Indigenous/Settler, Princeton University, Apr. 4-6, 2019

This conference takes place in Lenapehoking, on the unceded and occupied lands of the Lenape. Our gathering acknowledges and pays respect to Lenape ancestors, peoples today, and the Lenape future to come – across Lenapehoking and the Lenape diaspora.

From this local site of Lenapehoking – and from the ground of Princeton’s colonial condition – Indigenous/Settler examines methods for thinking across geographies, building alliances, and fighting settler colonialism at large without abandoning attention to specific histories and struggles. As the resistance at Standing Rock mainstreamed expressions of global Indigenous solidarity in 2016, this conference hopes to explore and historicize, as much as carefully practice, what has been called “trans” or “pan” or “global” Indigenous studies.

Bringing together scholars and activists who work on diverse forms of indigeneity and settler coloniality, our motivating questions for the conference include:

  • What kinds of methods can be recruited to think across specific and located histories? How might we assemble frameworks and languages for doing global work within and beyond comparativism?
  • What were/are the media of old and new trans-indigenisms? How do long histories of Indigenous cosmopolitanism and transnationalism articulate with contemporary renditions? What are the paradigms for local/global negotiation that derive from situated Indigenous practices and intellectual traditions? Where and how does an ethic of global indigeneity emerge?
  • How does thinking broadly about indigeneity and settlement open up new directions in adjacent fields? What does the binary of “Indigenous/Settler” enable, and what does it obscure? How does Indigenous studies and its numerous intersections – with the environmental humanities, with Black studies, with gender and sexuality studies etc. – elicit a better grasp of settler colonialism? How is settler coloniality a useful lens for reading the nation-state and its relationship to non-Indigenous as much as Indigenous peoples? What does/must coalition-building look like?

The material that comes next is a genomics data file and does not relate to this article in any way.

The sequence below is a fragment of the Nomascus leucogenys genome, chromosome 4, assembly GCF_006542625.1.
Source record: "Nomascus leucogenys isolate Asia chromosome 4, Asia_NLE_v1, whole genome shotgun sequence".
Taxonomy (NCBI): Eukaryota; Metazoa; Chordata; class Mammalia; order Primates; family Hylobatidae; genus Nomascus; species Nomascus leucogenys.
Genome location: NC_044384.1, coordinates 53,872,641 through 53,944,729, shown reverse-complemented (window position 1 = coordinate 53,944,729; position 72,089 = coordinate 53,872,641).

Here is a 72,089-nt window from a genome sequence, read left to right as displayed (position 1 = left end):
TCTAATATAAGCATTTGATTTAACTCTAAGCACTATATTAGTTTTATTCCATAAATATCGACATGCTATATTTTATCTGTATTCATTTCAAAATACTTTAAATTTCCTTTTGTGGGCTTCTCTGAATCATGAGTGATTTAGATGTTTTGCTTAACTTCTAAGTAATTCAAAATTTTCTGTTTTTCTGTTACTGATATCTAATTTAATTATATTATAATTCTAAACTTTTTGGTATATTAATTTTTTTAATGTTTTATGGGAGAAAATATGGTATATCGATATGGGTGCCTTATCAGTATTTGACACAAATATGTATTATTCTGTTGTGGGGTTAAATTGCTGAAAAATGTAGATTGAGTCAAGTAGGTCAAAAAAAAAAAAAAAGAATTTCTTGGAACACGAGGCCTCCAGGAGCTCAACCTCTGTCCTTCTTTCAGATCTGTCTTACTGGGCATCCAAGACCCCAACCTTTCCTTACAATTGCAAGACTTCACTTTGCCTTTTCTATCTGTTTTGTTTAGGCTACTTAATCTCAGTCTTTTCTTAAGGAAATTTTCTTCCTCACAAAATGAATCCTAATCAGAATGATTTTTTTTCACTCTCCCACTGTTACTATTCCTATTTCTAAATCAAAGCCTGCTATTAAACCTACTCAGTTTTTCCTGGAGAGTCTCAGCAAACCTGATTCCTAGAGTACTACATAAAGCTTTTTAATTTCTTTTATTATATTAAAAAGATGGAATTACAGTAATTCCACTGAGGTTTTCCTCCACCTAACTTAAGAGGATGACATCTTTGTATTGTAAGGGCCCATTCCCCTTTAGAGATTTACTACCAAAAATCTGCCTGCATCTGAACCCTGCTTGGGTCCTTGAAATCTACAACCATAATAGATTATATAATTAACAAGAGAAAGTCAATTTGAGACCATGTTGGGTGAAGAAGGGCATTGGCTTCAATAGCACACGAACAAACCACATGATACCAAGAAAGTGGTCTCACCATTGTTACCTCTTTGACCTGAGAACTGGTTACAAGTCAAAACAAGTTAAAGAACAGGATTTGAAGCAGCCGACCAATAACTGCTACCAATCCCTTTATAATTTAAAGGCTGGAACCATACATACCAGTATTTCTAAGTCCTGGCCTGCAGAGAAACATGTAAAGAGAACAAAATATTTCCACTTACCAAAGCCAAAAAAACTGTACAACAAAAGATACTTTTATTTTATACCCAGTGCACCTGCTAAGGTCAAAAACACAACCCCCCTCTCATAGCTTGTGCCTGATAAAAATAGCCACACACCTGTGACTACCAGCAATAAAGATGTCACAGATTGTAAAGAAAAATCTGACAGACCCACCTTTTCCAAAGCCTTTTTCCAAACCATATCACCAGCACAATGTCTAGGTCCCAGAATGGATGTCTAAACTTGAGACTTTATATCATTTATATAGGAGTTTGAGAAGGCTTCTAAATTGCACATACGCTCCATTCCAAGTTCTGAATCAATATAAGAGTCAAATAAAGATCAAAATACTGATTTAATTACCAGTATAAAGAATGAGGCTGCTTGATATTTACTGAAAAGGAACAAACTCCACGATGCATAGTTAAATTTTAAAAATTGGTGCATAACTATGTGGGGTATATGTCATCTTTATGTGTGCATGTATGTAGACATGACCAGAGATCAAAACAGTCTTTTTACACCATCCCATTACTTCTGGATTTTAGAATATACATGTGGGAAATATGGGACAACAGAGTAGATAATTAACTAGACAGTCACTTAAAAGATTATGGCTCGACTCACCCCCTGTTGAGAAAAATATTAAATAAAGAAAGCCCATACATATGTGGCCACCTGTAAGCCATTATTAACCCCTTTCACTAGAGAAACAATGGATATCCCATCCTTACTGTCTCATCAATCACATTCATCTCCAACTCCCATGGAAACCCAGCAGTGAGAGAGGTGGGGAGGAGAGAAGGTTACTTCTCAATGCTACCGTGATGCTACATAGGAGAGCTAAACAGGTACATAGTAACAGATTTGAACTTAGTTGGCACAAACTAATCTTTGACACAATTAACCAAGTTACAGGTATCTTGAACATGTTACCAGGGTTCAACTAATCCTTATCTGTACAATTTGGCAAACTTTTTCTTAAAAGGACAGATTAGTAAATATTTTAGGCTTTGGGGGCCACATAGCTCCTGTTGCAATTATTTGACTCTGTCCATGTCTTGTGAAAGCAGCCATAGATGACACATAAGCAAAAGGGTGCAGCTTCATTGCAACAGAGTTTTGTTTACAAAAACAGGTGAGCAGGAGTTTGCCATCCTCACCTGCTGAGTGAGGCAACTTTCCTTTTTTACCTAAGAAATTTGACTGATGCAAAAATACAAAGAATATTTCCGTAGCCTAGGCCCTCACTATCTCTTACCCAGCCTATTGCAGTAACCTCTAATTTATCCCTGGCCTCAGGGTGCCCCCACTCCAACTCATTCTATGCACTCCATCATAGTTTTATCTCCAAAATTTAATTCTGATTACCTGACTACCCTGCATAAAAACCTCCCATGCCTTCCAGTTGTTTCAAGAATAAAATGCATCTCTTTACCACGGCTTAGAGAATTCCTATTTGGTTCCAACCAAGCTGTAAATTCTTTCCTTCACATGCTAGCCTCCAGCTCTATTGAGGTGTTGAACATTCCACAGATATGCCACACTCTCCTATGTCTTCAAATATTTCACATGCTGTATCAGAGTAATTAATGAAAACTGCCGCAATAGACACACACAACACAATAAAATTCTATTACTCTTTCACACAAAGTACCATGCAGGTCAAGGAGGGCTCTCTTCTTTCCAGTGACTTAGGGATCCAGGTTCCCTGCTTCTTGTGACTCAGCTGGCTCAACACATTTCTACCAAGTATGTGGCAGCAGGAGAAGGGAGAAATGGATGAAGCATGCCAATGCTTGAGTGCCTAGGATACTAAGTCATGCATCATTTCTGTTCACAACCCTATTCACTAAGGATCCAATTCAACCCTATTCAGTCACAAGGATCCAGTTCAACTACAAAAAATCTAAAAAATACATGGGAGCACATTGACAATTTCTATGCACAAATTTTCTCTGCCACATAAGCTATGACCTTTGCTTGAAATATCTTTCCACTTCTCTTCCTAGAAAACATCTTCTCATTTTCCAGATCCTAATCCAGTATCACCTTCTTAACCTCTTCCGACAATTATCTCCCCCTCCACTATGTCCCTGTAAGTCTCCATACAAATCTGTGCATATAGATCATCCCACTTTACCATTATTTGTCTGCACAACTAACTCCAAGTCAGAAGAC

• How can we account for the divergent ways in which “Native Studies” fields have evolved across settler institutions? What kinds of pressures does Indigenous critique exert on the university?


Audra Simpson (Columbia University) – keynote

Chelsea Vowel (University of Alberta) – keynote

Chadwick Allen (University of Washington)

Isabel Altamirano-Jiménez (University of Alberta)

Billy-Ray Belcourt (University of Alberta)

Glen Coulthard (University of British Columbia / Dechinta Centre for Research and Learning)

Desiree Kane (multi-media journalist and organizer)

J. Kēhaulani Kauanui (Wesleyan University)

Erica Violet Lee (University of Toronto)

John Little (University of Minnesota)

Kyle Mays (University of California, Los Angeles)

Maggie McKinley (University of Pennsylvania)

Maya Mikdashi (Rutgers University)

Bernard Perley (University of Wisconsin)

Chief Dwaine Perry (Ramapough Lenape Nation)

Leanne Betasamosake Simpson (independent scholar / Dechinta Centre for Research and Learning)

Kyle Powys Whyte (Michigan State University)

For more information, including a schedule of events, visit the conference website here.

All sessions are free and open to the public. Register here. 

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